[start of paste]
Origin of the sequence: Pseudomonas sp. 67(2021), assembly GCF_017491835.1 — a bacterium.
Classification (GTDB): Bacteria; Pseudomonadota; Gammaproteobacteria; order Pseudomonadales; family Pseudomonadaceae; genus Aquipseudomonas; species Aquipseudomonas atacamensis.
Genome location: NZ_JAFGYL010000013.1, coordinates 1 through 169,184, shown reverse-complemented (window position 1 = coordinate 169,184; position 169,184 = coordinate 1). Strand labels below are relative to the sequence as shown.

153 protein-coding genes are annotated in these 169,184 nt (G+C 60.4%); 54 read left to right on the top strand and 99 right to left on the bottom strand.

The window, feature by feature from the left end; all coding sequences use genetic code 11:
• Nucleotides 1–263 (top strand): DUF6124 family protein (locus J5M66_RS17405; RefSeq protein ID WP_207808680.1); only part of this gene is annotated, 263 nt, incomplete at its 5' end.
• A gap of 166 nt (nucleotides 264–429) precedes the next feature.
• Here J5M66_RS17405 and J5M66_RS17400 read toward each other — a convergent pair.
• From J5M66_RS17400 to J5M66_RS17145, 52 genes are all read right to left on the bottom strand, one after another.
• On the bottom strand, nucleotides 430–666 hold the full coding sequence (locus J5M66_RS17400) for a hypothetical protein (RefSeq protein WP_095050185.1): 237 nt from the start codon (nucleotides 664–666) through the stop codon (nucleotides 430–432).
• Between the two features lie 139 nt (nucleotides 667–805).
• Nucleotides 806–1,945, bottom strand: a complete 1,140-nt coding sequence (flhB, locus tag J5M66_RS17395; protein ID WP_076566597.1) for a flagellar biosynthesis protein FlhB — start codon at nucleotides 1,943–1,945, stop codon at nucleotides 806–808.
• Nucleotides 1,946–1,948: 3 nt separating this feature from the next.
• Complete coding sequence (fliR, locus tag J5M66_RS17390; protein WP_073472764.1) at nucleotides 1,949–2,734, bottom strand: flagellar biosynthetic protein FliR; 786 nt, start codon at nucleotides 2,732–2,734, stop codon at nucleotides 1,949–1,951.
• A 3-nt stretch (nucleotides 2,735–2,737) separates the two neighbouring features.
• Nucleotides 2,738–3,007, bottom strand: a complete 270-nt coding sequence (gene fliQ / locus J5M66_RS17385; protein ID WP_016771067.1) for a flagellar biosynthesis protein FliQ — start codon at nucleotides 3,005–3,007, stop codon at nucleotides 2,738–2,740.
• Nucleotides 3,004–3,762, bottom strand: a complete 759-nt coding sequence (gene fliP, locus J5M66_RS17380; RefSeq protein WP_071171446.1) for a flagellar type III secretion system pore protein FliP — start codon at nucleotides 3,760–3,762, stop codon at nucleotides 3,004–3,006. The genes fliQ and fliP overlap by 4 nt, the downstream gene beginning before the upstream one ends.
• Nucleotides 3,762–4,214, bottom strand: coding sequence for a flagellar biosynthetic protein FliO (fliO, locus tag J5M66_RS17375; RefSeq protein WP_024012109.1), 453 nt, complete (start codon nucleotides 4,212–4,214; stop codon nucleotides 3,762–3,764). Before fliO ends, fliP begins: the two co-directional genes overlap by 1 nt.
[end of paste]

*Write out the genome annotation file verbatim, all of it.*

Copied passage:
Origin of the sequence: Pseudomonas sp. 67(2021), assembly GCF_017491835.1 — a bacterium.
Classification (GTDB): Bacteria; Pseudomonadota; Gammaproteobacteria; order Pseudomonadales; family Pseudomonadaceae; genus Aquipseudomonas; species Aquipseudomonas atacamensis.
Genome location: NZ_JAFGYL010000013.1, coordinates 1 through 169,184, shown reverse-complemented (window position 1 = coordinate 169,184; position 169,184 = coordinate 1). Strand labels below are relative to the sequence as shown.

153 protein-coding genes are annotated in these 169,184 nt (G+C 60.4%); 54 read left to right on the top strand and 99 right to left on the bottom strand.

The window, feature by feature from the left end; all coding sequences use genetic code 11:
• Nucleotides 1–263 (top strand): DUF6124 family protein (locus J5M66_RS17405; RefSeq protein ID WP_207808680.1); only part of this gene is annotated, 263 nt, incomplete at its 5' end.
• A gap of 166 nt (nucleotides 264–429) precedes the next feature.
• Here J5M66_RS17405 and J5M66_RS17400 read toward each other — a convergent pair.
• From J5M66_RS17400 to J5M66_RS17145, 52 genes are all read right to left on the bottom strand, one after another.
• On the bottom strand, nucleotides 430–666 hold the full coding sequence (locus J5M66_RS17400) for a hypothetical protein (RefSeq protein WP_095050185.1): 237 nt from the start codon (nucleotides 664–666) through the stop codon (nucleotides 430–432).
• Between the two features lie 139 nt (nucleotides 667–805).
• Nucleotides 806–1,945, bottom strand: a complete 1,140-nt coding sequence (flhB, locus tag J5M66_RS17395; protein ID WP_076566597.1) for a flagellar biosynthesis protein FlhB — start codon at nucleotides 1,943–1,945, stop codon at nucleotides 806–808.
• Nucleotides 1,946–1,948: 3 nt separating this feature from the next.
• Complete coding sequence (fliR, locus tag J5M66_RS17390; protein WP_073472764.1) at nucleotides 1,949–2,734, bottom strand: flagellar biosynthetic protein FliR; 786 nt, start codon at nucleotides 2,732–2,734, stop codon at nucleotides 1,949–1,951.
• A 3-nt stretch (nucleotides 2,735–2,737) separates the two neighbouring features.
• Nucleotides 2,738–3,007, bottom strand: a complete 270-nt coding sequence (gene fliQ / locus J5M66_RS17385; protein ID WP_016771067.1) for a flagellar biosynthesis protein FliQ — start codon at nucleotides 3,005–3,007, stop codon at nucleotides 2,738–2,740.
• Nucleotides 3,004–3,762, bottom strand: a complete 759-nt coding sequence (gene fliP, locus J5M66_RS17380; RefSeq protein WP_071171446.1) for a flagellar type III secretion system pore protein FliP — start codon at nucleotides 3,760–3,762, stop codon at nucleotides 3,004–3,006. The genes fliQ and fliP overlap by 4 nt, the downstream gene beginning before the upstream one ends.
• Nucleotides 3,762–4,214, bottom strand: coding sequence for a flagellar biosynthetic protein FliO (fliO, locus tag J5M66_RS17375; RefSeq protein WP_024012109.1), 453 nt, complete (start codon nucleotides 4,212–4,214; stop codon nucleotides 3,762–3,764). Before fliO ends, fliP begins: the two co-directional genes overlap by 1 nt.